Chronicles Put the Rooster Tile Near the Chicken Towel
Chris was the marketing manager for a uniform catalog. Taking the lead from fashion catalogs, he repaginated by outfits. Every product presentation would now show a jacket with a coordinating top, pants and shoes. The hope was to increase average order sizes.
The result? Lower sales and gripes from customers. "I'm confused." "I can't find the shoes I usually order." "Can't you put all the lab coats in one place so I can compare?" His customers shopped by function, and needed to see the products in functional (not fashion) groupings. When Chris repaginated by function, sales shot back up.
To contrast Chris' experience:
Brenda was director of a catalog of mixed apparel, gifts and décor. When she came on board, the catalog's pagination grouped all the apparel, jewelry, home décor, etc. Simple, functional, easy to find.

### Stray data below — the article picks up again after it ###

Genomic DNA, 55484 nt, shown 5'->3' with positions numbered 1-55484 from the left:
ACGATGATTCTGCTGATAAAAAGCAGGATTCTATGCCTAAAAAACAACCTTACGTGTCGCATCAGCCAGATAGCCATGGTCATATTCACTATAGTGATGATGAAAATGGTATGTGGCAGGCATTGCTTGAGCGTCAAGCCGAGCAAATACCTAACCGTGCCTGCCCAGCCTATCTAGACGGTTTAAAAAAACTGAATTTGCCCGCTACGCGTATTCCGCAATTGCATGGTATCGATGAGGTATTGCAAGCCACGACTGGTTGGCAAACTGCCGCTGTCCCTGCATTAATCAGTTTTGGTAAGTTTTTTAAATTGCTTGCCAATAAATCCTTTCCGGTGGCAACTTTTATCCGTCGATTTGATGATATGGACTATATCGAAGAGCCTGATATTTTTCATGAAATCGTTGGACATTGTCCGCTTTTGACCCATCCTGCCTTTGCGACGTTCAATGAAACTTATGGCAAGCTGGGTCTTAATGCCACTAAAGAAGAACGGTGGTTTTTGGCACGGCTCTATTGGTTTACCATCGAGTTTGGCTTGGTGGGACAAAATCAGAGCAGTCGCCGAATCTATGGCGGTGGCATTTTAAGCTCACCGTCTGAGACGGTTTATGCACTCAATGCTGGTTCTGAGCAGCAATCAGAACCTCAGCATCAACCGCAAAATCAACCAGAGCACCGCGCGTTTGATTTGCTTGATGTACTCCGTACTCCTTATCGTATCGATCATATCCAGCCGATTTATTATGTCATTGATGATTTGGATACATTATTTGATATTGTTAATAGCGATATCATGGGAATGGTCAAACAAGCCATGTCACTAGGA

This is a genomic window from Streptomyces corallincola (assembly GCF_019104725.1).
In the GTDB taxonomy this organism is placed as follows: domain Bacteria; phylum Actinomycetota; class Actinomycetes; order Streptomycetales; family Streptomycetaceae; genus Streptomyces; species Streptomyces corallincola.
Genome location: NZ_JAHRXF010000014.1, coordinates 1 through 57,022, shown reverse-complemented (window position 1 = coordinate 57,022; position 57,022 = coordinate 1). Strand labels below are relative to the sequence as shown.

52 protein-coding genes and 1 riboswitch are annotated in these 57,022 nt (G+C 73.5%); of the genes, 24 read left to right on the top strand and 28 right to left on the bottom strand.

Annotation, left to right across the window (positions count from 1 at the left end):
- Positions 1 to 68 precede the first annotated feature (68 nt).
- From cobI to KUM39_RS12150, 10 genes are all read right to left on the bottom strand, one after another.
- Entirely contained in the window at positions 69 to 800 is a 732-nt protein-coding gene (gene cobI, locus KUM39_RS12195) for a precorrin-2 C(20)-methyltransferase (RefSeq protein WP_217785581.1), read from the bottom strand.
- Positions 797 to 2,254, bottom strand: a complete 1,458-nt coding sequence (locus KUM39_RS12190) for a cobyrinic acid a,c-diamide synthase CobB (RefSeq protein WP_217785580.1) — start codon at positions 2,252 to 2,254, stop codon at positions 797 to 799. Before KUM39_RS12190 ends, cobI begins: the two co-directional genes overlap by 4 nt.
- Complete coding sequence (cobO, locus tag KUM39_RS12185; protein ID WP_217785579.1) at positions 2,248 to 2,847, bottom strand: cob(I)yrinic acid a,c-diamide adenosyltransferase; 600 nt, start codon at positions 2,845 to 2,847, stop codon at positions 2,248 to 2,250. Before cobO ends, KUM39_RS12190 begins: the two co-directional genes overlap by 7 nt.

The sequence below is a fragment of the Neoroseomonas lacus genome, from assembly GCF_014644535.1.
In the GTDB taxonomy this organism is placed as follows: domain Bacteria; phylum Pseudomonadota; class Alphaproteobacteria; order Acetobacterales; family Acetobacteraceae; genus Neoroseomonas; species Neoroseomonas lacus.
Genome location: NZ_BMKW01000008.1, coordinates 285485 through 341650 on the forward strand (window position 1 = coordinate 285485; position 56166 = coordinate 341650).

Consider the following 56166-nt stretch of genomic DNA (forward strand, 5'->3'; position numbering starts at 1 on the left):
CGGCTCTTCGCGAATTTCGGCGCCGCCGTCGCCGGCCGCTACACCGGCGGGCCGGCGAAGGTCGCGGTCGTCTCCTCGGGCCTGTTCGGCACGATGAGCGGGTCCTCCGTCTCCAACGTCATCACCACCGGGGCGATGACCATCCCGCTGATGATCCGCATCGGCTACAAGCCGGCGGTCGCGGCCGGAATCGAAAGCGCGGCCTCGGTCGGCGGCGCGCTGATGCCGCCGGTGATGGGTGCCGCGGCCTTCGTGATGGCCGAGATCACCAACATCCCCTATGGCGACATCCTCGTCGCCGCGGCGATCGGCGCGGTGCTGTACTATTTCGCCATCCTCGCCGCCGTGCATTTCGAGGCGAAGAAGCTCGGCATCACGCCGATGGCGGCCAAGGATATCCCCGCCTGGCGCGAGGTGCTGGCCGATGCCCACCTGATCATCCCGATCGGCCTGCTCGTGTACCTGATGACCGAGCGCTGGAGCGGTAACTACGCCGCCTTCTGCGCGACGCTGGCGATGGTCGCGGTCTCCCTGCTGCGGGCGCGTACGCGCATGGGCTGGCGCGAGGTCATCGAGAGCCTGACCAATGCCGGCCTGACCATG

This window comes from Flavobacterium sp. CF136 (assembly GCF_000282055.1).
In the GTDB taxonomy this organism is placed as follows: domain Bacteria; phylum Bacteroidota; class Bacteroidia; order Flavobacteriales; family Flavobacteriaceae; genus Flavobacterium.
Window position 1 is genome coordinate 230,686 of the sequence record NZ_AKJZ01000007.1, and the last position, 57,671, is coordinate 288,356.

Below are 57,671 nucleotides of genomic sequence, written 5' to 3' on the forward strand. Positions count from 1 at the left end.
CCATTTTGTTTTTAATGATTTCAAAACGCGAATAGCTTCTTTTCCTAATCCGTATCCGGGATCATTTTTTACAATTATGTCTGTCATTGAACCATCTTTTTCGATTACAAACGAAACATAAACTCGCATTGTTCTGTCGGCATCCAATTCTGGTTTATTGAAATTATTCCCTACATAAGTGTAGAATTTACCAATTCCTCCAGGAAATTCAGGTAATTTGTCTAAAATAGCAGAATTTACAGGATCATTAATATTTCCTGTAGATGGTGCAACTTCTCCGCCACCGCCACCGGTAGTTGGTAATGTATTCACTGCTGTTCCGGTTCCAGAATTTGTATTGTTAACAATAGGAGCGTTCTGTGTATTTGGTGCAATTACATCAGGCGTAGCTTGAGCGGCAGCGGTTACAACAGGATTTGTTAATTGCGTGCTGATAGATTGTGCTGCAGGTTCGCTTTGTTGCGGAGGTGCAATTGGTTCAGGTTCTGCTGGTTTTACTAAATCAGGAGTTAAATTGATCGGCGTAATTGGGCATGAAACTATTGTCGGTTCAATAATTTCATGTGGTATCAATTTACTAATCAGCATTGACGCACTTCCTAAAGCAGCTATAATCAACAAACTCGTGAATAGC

But Brenda thought she could do better. She reorganized the catalog by theme, color and style. She grouped, for example, animal-themed products and sophisticated-style merchandise. And she created beautiful, color-coordinated spreads of mixed products. Sales rose.
Brenda's customers shopped for aesthetic and emotional reasons. Her new pagination caught their eyes and their pocketbooks.
The Inside Back Cover
One catalog mantra goes like this: "30 percent of people read a catalog from back to front, so put top sellers on the inside back cover (IBC) spread." True? Most of the time, yes. Ah, but true for you? Well, not for Bill.
Bill put a great-selling product on the IBC. Its sales fell. He put a medium-seller on the IBC. Its sales fell. Big photo, small photo, themed-product spread, mixed-product spread — none of that mattered. The gift audience of older ladies apparently read the catalog only from front to back. For Bill's catalog, the IBC was never more than an OK spread.